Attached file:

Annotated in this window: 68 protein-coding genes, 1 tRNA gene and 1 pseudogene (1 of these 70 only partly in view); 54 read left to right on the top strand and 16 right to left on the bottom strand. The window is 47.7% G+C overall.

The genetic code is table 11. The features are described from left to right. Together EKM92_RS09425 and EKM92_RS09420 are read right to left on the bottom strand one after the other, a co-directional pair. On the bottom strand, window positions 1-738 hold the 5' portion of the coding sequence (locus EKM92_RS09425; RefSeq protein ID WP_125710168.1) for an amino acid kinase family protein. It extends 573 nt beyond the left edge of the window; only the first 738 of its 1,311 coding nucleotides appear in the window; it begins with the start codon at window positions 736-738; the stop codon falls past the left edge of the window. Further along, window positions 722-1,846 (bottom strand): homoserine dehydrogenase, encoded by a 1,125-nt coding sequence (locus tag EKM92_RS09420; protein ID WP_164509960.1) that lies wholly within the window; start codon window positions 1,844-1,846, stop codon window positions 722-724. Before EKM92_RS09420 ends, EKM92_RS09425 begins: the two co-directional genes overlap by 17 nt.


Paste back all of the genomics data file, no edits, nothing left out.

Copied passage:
Annotated in this window: 68 protein-coding genes, 1 tRNA gene and 1 pseudogene (1 of these 70 only partly in view); 54 read left to right on the top strand and 16 right to left on the bottom strand. The window is 47.7% G+C overall.

The genetic code is table 11. The features are described from left to right. Together EKM92_RS09425 and EKM92_RS09420 are read right to left on the bottom strand one after the other, a co-directional pair. On the bottom strand, window positions 1-738 hold the 5' portion of the coding sequence (locus EKM92_RS09425; RefSeq protein ID WP_125710168.1) for an amino acid kinase family protein. It extends 573 nt beyond the left edge of the window; only the first 738 of its 1,311 coding nucleotides appear in the window; it begins with the start codon at window positions 736-738; the stop codon falls past the left edge of the window. Further along, window positions 722-1,846 (bottom strand): homoserine dehydrogenase, encoded by a 1,125-nt coding sequence (locus tag EKM92_RS09420; protein ID WP_164509960.1) that lies wholly within the window; start codon window positions 1,844-1,846, stop codon window positions 722-724. Before EKM92_RS09420 ends, EKM92_RS09425 begins: the two co-directional genes overlap by 17 nt.